I covered it all with a plastic dry cleaning bag for a few days to help the moisture in the clay to move evenly between joined parts which helps it dry without warping or cracking. I remove the plastic a few times each day and then finally take it off and allow the piece to dry completely before firing. This is my favorite stage when it is still dark; just slightly moist yet very firm. Must be why I like the oxide, naked clay finish ... gives it that similar look. In a couple weeks I'll be working on the fabric pocket!

Wednesday, June 3, 2009

Creating Organic Fiber Studies

I'm often asked at shows how I create the organic fiber studies found in and on much of my pottery. Here's how they are done....

I start with a foundation fabric (or sometimes a thin piece of metal) and add seeds, dried flower petals, leaves, yarns, threads, candy wrappers, etc. I use anything that fits with the piece I am creating. Sometimes it is my mood and the message I am working on, that dictates what I include. Other times it is all about the color. I do like to include small bits of recyclables to remind us the need to reduce, reuse and recycle. (Now that is a whole other post!)

Once the petals and other materials are placed as I like them I place a piece of netting over it all. I carefully carry it all to the sewing machine and start quilting. Now sometimes I am working too big to carry it all without disturbing it. So sometimes I use a little glue or other means of holding it all down. Most times I'm happy with a little serendipity; or just let it all move about and land as it may. I can always add another layer on top and continue with layers until I am happy.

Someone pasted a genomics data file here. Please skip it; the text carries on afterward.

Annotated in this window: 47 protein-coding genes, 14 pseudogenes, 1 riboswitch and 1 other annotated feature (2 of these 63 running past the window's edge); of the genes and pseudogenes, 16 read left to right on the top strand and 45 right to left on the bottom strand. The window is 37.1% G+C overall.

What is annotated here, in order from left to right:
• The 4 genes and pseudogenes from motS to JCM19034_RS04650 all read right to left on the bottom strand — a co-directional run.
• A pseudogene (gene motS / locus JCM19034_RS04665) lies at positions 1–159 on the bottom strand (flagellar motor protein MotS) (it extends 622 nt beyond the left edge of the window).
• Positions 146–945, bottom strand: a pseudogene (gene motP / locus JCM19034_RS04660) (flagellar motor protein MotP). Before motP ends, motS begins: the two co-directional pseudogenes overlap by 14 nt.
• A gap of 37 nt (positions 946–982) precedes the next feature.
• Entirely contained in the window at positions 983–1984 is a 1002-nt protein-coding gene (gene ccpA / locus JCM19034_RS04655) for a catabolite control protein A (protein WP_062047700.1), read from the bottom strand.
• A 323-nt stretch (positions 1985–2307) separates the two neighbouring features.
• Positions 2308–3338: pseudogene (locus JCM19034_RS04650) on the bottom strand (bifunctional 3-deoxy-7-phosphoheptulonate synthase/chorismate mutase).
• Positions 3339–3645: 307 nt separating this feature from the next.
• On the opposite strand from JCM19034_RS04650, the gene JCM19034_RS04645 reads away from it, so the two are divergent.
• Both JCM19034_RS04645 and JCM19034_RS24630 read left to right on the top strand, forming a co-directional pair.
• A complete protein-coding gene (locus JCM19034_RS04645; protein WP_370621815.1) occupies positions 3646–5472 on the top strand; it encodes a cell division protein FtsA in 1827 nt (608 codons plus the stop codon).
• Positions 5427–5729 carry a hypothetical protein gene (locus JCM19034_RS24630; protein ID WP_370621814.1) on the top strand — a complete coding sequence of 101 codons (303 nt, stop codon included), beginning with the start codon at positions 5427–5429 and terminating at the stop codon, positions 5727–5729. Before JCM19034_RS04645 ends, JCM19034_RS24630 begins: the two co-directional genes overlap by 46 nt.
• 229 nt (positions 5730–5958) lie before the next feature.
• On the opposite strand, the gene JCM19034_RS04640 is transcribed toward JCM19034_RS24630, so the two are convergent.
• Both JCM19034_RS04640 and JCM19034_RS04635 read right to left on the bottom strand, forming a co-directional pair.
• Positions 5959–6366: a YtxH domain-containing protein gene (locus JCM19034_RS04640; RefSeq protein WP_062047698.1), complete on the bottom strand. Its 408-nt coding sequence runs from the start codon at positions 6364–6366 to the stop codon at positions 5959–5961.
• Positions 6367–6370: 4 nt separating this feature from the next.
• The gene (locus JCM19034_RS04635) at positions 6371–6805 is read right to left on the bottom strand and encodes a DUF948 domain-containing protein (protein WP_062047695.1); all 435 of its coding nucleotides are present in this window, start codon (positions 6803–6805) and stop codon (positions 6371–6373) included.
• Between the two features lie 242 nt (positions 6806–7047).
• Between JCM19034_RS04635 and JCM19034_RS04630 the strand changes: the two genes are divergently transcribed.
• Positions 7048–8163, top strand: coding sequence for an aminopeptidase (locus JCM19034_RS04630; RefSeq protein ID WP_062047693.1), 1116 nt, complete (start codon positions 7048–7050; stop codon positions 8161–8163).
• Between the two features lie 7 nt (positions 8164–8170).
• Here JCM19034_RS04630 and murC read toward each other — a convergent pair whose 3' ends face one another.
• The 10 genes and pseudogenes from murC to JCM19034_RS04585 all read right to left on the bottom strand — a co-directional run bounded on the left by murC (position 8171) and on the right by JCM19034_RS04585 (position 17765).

I usually lower the feed dogs and stitch about freely, sometimes outlining the larger pieces, especially if they may break the needle if I hit them, or if I've used glue. (I try not to gum up my needle.) You can also use glues formulated with the sewing machine in mind. Sometimes I have some handy, sometimes not.

For thread, I usually use invisible thread but sometimes I'll stitch some yarn in place as I quilt. In that case I'll zig-zag over the yarn as I go. If my fiber study will be mounted on the outside of my clay, I will finish the edges by add some yarn around the edges. I like the fun fuzzy finish! It is such a contrast to my earthy finished clay.